Note: edited to show smaller version of the board as it was cropping the right hand important side for those that did not click through to flickr. 3d printing FTW and high value professional social networks one there too !

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Rivers Run Red’s Retail Planogram in Second Life Wed, 14 Jan 2009 10:38:34 +0000 Continue reading ]]> Thanks again to Malburns for spotting this and tweeting it. Rivers Run Red have released an example of an application layered onto immersive workspaces in Second Life. In this case it is around retail planning and visualization.

This is an example of the next layer of toolsets that we can expect to see across virtual worlds, as those virtual worlds become a platform not just a place.
Producing what if scenarios, or mirror world scenarios does need the ability to simply sketch and examine the possibilities whether its a retail store, a machine room or an intricate business model that cannot normally be visualized.
The exciting thing about this for us here at eightbar is that it makes it a step closer to be able to then instrument the model with real live data via publish subscribe methods such as MQTT. Merging the data from a smart planet into immersive visualizations that can be explored together, not stand alone clearly is a direction we have been pushing since even before the 2006 Wimbledon. Hursley is (for those who dont know) the home of messaging, pub/sub reliable MQ messaging.

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An odd comment to make on virtual worlds Leo Laporte? Tue, 13 Jan 2009 15:13:48 +0000 Continue reading ]]> Andy Piper was telling me that he was listening to a podcast with Leo Laporte where he basically dissed Second Life as a gimmick and suggested it was not all that. Well I did have a listen to the end of this podcast and sure enough both Leo and Amber Macarthur made some throw away comments about the value of Second Life. Now to be fair, it was not a rant. In some ways this was about the time and effort required to engage, and they did give a shout out to the great communities that have formed. Though Leo did use the word gimmick.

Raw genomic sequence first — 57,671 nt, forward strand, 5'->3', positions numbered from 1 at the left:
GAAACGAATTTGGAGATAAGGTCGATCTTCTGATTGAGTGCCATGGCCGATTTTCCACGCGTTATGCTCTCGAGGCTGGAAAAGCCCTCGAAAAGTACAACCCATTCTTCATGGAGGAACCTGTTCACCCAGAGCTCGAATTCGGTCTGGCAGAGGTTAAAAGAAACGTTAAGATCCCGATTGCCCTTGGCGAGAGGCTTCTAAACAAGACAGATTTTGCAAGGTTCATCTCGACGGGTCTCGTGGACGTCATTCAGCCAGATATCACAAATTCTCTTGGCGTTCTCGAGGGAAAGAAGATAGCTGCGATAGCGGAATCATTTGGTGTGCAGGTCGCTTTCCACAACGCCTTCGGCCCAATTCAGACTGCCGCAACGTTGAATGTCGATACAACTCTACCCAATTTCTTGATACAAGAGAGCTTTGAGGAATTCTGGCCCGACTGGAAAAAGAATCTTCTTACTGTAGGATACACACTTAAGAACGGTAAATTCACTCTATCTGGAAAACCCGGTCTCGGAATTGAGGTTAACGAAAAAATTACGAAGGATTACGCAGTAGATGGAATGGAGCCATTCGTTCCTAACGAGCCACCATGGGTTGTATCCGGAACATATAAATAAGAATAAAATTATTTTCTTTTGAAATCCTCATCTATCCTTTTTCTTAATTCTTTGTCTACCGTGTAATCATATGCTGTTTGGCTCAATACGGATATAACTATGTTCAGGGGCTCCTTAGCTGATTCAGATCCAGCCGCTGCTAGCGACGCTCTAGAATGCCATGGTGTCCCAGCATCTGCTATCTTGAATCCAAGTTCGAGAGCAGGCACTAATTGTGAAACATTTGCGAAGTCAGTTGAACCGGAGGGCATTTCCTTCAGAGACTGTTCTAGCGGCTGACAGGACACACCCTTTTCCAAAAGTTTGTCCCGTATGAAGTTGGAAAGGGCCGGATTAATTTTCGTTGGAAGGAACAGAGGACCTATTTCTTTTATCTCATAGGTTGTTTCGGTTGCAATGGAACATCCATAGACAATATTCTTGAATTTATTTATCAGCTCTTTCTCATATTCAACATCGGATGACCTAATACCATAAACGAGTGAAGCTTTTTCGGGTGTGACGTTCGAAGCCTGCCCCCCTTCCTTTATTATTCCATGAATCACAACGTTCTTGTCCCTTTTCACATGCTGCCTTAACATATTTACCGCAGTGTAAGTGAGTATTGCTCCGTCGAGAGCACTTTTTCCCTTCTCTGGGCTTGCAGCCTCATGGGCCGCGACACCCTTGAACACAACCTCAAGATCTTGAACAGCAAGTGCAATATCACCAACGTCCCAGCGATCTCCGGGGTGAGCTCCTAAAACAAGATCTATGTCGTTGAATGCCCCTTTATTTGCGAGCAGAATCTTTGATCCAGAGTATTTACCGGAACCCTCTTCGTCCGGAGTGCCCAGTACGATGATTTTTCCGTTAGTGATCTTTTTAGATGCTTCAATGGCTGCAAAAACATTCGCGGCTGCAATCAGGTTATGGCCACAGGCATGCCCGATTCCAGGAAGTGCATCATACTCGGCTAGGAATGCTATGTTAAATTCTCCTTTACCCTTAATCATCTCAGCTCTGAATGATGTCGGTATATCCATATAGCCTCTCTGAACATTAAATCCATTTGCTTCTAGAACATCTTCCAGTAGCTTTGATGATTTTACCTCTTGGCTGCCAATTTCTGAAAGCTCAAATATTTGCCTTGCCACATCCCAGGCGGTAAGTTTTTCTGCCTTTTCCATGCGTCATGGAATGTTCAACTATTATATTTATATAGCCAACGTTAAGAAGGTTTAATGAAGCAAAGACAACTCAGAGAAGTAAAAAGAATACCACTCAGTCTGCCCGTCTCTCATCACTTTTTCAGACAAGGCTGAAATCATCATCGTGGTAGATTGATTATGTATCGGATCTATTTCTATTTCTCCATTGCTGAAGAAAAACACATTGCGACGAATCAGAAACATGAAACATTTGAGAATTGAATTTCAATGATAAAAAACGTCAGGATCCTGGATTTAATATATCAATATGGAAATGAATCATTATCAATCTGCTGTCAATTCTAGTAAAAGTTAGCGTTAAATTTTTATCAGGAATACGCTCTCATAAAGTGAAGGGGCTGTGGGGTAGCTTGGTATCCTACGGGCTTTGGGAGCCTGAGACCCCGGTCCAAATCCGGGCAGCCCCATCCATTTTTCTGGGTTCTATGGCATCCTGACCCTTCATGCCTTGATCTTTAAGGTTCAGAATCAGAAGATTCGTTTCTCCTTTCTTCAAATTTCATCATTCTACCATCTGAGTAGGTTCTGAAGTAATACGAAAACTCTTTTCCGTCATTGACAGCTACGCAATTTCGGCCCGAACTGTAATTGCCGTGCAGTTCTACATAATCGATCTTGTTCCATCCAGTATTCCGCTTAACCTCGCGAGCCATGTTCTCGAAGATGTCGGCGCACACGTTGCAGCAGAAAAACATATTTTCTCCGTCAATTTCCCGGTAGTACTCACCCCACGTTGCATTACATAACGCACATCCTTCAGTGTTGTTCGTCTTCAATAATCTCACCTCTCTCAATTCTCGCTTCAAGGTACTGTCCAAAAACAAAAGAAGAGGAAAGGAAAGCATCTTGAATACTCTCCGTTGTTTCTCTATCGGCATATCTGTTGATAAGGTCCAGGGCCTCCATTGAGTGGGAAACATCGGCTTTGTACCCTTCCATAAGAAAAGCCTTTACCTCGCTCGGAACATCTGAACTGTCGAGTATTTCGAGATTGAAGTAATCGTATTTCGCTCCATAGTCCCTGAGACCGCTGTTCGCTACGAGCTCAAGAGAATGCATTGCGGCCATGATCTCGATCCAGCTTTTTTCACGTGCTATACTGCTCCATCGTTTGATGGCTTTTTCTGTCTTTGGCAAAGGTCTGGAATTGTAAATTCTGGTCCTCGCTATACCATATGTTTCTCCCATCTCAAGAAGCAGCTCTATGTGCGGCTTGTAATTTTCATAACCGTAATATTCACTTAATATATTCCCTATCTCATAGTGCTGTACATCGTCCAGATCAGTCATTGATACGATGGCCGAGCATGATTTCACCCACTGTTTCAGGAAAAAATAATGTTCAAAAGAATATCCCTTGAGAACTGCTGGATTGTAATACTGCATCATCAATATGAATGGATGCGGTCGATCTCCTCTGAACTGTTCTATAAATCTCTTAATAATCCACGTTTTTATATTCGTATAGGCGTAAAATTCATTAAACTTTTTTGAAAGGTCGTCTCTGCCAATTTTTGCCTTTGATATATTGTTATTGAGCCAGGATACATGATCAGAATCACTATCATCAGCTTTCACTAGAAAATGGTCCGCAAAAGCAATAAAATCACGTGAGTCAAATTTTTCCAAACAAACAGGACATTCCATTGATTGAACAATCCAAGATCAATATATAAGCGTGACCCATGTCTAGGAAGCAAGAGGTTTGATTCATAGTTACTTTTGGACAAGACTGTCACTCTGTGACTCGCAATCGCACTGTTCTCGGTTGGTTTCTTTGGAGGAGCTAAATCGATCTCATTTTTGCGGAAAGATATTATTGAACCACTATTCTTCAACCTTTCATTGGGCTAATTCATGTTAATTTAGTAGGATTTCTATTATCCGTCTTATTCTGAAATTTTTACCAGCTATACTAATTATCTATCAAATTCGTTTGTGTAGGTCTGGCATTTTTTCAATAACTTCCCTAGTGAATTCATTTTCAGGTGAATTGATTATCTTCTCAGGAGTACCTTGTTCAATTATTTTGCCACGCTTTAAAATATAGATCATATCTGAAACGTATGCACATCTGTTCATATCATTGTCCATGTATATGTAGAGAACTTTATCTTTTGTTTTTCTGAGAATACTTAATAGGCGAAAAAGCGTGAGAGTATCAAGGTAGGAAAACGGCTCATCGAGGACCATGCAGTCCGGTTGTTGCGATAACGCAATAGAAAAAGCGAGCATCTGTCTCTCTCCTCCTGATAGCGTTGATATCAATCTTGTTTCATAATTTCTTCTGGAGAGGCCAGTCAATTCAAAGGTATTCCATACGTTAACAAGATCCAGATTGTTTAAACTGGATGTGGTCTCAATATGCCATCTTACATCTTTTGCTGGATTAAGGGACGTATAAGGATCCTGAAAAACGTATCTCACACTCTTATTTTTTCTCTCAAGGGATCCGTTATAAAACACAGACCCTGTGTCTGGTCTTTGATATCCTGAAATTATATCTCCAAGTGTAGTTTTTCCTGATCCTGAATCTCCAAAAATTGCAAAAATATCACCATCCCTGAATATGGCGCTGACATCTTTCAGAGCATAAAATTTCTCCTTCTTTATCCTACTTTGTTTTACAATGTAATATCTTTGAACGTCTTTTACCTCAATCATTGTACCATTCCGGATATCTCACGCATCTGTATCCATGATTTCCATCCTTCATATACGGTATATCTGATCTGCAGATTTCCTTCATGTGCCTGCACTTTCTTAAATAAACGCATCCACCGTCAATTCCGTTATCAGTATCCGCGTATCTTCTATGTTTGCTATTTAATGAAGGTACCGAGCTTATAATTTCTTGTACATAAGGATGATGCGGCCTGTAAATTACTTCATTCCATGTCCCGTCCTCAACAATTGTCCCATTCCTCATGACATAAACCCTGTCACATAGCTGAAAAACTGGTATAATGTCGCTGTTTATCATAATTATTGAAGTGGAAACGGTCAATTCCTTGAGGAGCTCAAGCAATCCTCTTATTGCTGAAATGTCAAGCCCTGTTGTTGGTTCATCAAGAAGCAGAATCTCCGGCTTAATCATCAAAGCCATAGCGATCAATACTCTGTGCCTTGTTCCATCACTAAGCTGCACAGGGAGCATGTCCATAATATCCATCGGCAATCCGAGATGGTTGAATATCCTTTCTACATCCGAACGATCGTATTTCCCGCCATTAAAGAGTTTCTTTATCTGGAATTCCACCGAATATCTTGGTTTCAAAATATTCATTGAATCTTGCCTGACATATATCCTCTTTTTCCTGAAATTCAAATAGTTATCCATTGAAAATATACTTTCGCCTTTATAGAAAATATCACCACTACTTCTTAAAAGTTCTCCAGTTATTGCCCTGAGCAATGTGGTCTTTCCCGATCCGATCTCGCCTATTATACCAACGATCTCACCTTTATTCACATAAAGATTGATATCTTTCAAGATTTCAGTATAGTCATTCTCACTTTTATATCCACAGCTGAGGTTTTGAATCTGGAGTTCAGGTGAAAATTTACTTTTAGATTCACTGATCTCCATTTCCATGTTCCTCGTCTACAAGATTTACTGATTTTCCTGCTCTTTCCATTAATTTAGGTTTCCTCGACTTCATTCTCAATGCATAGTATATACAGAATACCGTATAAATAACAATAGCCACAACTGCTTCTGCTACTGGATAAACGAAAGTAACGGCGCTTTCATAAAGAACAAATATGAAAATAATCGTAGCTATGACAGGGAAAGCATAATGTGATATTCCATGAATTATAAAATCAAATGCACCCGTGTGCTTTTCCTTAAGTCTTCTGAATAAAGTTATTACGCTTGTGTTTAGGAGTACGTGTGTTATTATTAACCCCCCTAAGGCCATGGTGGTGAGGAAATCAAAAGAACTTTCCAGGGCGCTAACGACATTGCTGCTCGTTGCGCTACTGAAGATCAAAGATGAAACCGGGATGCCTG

Clearly they only said Second Life, they did not say virtual worlds in general, so they may have been dealing with a specific experience and press bubble, but it is a little odd position to take when someone has a reputation for transitioning across media. Yes it can take a little bit of time to engage with people in virtual worlds, but that is the point in many ways.
There is room for text, for twitter, for podcasts (that I sometimes find very time consuming to have to listen to), for virtual world events and for whats next.
Without virtual worlds we have no place to take this further, no mirror worlds, no augmented reality, no 3d printing/rapid fabrication.
It is of course different horses for courses, but I dont think any of us in any field should consider excluding any of the others or writing them off out of hand. Text and voice still work of course.
The journey of discovering good ways to interact with one another is one I think we are all on so I am just let them off this time 🙂
If they want a metaverse evangelist on the show to explain…. well happy to help.